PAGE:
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With thanks to Claire Mahoney & Mary Blackman Smith for additional photos

Mary Quant fan Laura Shaw takes us around the incredible Mary Quant exhibition currently on show at the V&A in London, this has fast become a must visit if you are a lover of the designer and beautiful 60's styling, Laura's fantastic review comes as part one of a two-part series about the show, part two will feature an interviewer with a key contributor to the show but in the meantime we hand you over to Laura and her very cool mum.......



Mary, Mum and me: our love of Quant 



On the opening weekend of the Mary Quant exhibition at the V&A in London, my mother and I met in London to share our love of everything Mary Quant.



The V&A’s current retrospective tells the story of how Mary Quant helped to bring fun, practical and affordable fashions to our high street. The exhibition, like her style, is bold and colourful. Expect to see a vast array of clothes, including some from Mary’s own collection and beautiful displays covering everything from the Daisy doll (like Sindy but much cooler) to a lobster being taken for a walk.



It’s hard to imagine in this world of marketing and mass consumed fashion that one single designer could make such an impact on her generation and those to come. Mary’s designs were meant to be practical and fun, she encouraged the younger generations to dress for themselves, and this was all very new. She declared that she wished she has designed Levis because they are hard-wearing, easy to wear and sexy – the perfect garment. Mary doesn’t take credit for designing the mini-skirt but she was certainly influential in bringing it to the masses. She loved the design of the mini-skirt so much because it was ideal for running for the bus as well as looking great. The mini skirt did ruffle some feathers (my Mum got a memo at work complaining about the length of hers) but Mary was quoted as saying she “didn’t have time to wait for feminism”. I love that story about my Mum and the exhibition also has some wonderful footage of a woman who contributed items to the exhibition talking about the impact Mary had on their lives. Expect an article from Suit Yourself Modernist from one of these women soon!



Mary made the most of marketing: branding her creations with a bold, iconic daisy logo (which cover the walls of the exhibition), wearing the clothes she made and selling a way of living to the young generation. It all started with a single shop on Kings Road in London, with its quirky window displays it was one of the places to be seen. In 1955 Mary was working alone, replenishing stock each night in her near-by bedsit, by the mid-70s she was shipping globally and had international fame. She was so keen to make these fashions available to everybody so there was even a range of Butternick sewing patterns produced and on display are some of these hand-made garments.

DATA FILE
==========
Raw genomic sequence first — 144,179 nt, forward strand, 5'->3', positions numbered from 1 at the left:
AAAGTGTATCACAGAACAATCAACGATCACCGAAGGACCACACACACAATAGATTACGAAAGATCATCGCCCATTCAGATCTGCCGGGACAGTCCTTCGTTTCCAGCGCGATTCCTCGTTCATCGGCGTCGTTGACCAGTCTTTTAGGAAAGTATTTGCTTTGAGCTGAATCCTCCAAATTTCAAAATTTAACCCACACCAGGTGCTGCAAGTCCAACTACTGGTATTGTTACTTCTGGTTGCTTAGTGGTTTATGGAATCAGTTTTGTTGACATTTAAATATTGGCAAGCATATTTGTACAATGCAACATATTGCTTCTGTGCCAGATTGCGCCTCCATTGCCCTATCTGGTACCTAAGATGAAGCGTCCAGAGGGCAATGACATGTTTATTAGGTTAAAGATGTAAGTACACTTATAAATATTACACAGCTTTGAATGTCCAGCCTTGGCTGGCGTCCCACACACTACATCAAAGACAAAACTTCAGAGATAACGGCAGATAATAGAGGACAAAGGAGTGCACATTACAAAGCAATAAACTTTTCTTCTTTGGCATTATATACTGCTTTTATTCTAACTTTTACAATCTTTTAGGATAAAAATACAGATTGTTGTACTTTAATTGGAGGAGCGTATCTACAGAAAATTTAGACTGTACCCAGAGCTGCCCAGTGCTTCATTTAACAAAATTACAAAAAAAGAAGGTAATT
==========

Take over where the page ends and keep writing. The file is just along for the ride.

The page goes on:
You can learn more about her story and see over 200 garments and accessories at the exhibition. It also shows off her range of make-up and accessories, some amazing photography (think David Bailey), stories from women who contributed items (including a beautiful bag that the owner still takes out dancing much to the shock of the museum archivists). Sadly, though, there’s no Mary Quant Mini car on display, but that’s my only complaint!



Perhaps taking their cue from Mary, the V&A also used some nifty marketing. Months before opening they started the #wewantquant hashtag, asking the world to contribute their Quant pieces for the exhibition. As well as securing some exceptional one-off designs for the show, it was a wonderful way to build anticipation for the event and had people like me counting down the days until it opened. People are still using the hashtag to share their experiences of the exhibition, with the obligatory shot of the giant daisy being the most shared image.



Girls had few options other than to dress like their mothers until designers like Mary Quant came along, bringing affordable, fun and practical clothes to the swinging sixties generation. My Mum grew up in Birmingham during that era and she’d save up her wages and head down to Kings Road at the weekends. Even in the 1990s she was always the best-dressed mum at the school gates and I actually found myself wanting to dress like my mother. Jump to 2019 and Mary Quant’s style can still be seen – and not just on the Mod girls. Every few years there is a high street revival of mini dresses with Peter Pan collars (sadly without the quality of fabric and care that Mary put into her designs), demonstrating her inescapable influence.


So what if you want a bit of Quant in your life now? On our visit, I wore a mini skirt and a top with a Peter Pan collar, which is pretty much my standard day wear thanks to my Mum and Mary! The top was made by Angela at Carnaby Streak, who makes all of her own designs. Discovering her line some years ago was a revelation for me. I’d say it’s the closest you can get to a modern-day Quant outfit. You can also visit The company is no longer linked to the woman herself, but if you’re a fan like me it’s still nice to have a Mary Quant lipstick. It’s still beautifully packaged and good quality.


The exhibition has been designed beautifully: it’s a history lesson and a visual delight. It runs until February 2020 and you should pre-book your tickets (weekends are selling out fast.) Remember to post a photo with the hashtag #wewantquant if you go and, if you fancy it, #suityourselfmodernistculture too!


Find out more and book tickets here:




© Suit Yourself Modernist Culture 2020